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Über dieses Buch

Resilience is a word that is used in many different ways in different contexts, this new and innovative book focuses on psychological resilience in the workplace, examining other key aspects such as physical health and resilient teams, drawing from the latest research and the authors own practical experience.

Inhaltsverzeichnis

Frontmatter

Introduction—Setting the Scene

Introduction—Setting the Scene

Abstract
The focus of this book is on building individual resilience—also known as psychological, emotional, or personal resilience. We use these terms interchangeably throughout, so what do we mean by them? The most straightforward, if somewhat narrow, answer is that this kind of resilience is being able to bounce back from setbacks and to stay effective in the face of tough demands and difficult circumstances. Expanding on this, our definition goes beyond recovery from stressful or potentially stressful events, to include the sustainability of that recovery and the lasting benefit—the strength that builds through coping well with such situations.1 The capability that is developed in this way applies to coping with everyday problems and challenges—the need for individual resilience is by no means restricted to extreme circumstances or heroic acts.
Cary L. Cooper, Jill Flint-Taylor, Michael Pearn

Understanding Resilience

Frontmatter

Chapter 1. “The Individual”—A Framework for Understanding Personal Resilience

Abstract
To understand individual differences in resilience, we need to move beyond the working definition set out in the Introduction, and look at some of the other ways this complex concept has been defined and researched. Traditionally, resilience has been studied from the angle of providing therapeutic support for people who are experiencing difficulty in coping with crisis, bereavement, or life in general. In seeking to understand why some people cope better than others, much of this work has focused on the development of resilience in childhood and adolescence.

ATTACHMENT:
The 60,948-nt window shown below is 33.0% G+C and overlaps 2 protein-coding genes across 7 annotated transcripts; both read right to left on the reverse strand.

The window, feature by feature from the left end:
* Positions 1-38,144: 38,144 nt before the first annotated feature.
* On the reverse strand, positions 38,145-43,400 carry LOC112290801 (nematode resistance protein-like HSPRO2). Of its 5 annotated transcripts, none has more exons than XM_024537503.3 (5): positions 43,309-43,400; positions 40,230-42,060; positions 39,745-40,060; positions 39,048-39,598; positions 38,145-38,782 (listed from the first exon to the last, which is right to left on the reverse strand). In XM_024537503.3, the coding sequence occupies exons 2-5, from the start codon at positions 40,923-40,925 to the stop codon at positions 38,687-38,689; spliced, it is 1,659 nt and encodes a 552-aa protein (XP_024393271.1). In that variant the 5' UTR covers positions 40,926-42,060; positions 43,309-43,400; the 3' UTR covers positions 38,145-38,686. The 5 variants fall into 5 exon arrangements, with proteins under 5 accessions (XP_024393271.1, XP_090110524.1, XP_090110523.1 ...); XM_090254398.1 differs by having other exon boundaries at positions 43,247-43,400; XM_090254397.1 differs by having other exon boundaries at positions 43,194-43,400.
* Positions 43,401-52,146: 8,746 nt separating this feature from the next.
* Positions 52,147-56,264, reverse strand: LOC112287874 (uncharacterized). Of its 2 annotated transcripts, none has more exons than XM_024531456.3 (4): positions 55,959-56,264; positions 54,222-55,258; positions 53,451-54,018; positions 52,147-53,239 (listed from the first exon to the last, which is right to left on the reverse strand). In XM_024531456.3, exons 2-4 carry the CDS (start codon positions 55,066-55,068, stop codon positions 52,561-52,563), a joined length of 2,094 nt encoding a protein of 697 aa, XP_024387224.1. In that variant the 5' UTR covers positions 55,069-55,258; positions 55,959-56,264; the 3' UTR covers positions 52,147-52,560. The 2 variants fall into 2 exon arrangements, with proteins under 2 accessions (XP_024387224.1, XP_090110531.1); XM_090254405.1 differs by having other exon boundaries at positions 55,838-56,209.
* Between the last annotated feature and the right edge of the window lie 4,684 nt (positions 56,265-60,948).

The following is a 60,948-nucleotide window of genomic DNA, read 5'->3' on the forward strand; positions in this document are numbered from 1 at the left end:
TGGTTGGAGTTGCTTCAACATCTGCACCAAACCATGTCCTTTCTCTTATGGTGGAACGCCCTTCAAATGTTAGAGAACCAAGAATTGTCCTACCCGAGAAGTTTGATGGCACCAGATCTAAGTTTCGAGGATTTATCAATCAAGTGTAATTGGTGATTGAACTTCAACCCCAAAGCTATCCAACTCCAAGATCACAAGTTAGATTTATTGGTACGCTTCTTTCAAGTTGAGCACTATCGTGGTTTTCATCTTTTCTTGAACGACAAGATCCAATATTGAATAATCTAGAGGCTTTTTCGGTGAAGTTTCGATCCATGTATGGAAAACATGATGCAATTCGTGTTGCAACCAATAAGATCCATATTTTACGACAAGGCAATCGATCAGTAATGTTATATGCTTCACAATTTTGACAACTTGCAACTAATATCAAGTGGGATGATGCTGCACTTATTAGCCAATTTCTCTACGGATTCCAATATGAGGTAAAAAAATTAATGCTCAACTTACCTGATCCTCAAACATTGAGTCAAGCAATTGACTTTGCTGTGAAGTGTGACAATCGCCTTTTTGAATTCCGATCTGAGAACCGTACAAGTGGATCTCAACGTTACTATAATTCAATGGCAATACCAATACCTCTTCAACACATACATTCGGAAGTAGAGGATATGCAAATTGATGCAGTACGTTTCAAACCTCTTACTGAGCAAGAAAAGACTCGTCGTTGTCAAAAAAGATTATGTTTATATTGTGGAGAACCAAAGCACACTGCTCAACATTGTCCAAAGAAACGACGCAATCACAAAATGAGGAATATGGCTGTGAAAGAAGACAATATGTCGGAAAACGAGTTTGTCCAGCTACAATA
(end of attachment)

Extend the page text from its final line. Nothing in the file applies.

Cary L. Cooper, Jill Flint-Taylor, Michael Pearn

Chapter 2. “The Individual + The Situation”—Personal Resilience at Work

Abstract
In Chapter 1, we explored the individual side of the equation presented in Figure 2.1, and we summarized these resources by grouping them into four broad clusters: Confidence, Social Support, Adaptability and Purposefulness. This sets the foundation for individuals to evaluate the existing state of their personal resilience resources. We also provided an overview of some of the available measures of adult resilience, most of which tap into all four components to some extent. This brings us to a more detailed exploration of the other side of the picture—the situation, and in particular the work context.
Cary L. Cooper, Jill Flint-Taylor, Michael Pearn

Chapter 3. Resilience-Building Over the Years—From Remedial to Performance-Enhancing

Abstract
Resilience development programs have appeared in various forms and contexts over the past twenty years, but despite consistently good results they have generally failed to take root and spread. Now, however, there are strong signs that this could change. Demand for resilience training (or “resiliency training”) is higher than ever before. It seems that the value of personal development in general is now more widely accepted beyond the human resources and learning and development communities. It is also clear that economic and social pressures are having a major impact on the world of work. This has certainly been the case before, but today there is greater consensus that these pressures will continue to grow unrelentingly in future.
Cary L. Cooper, Jill Flint-Taylor, Michael Pearn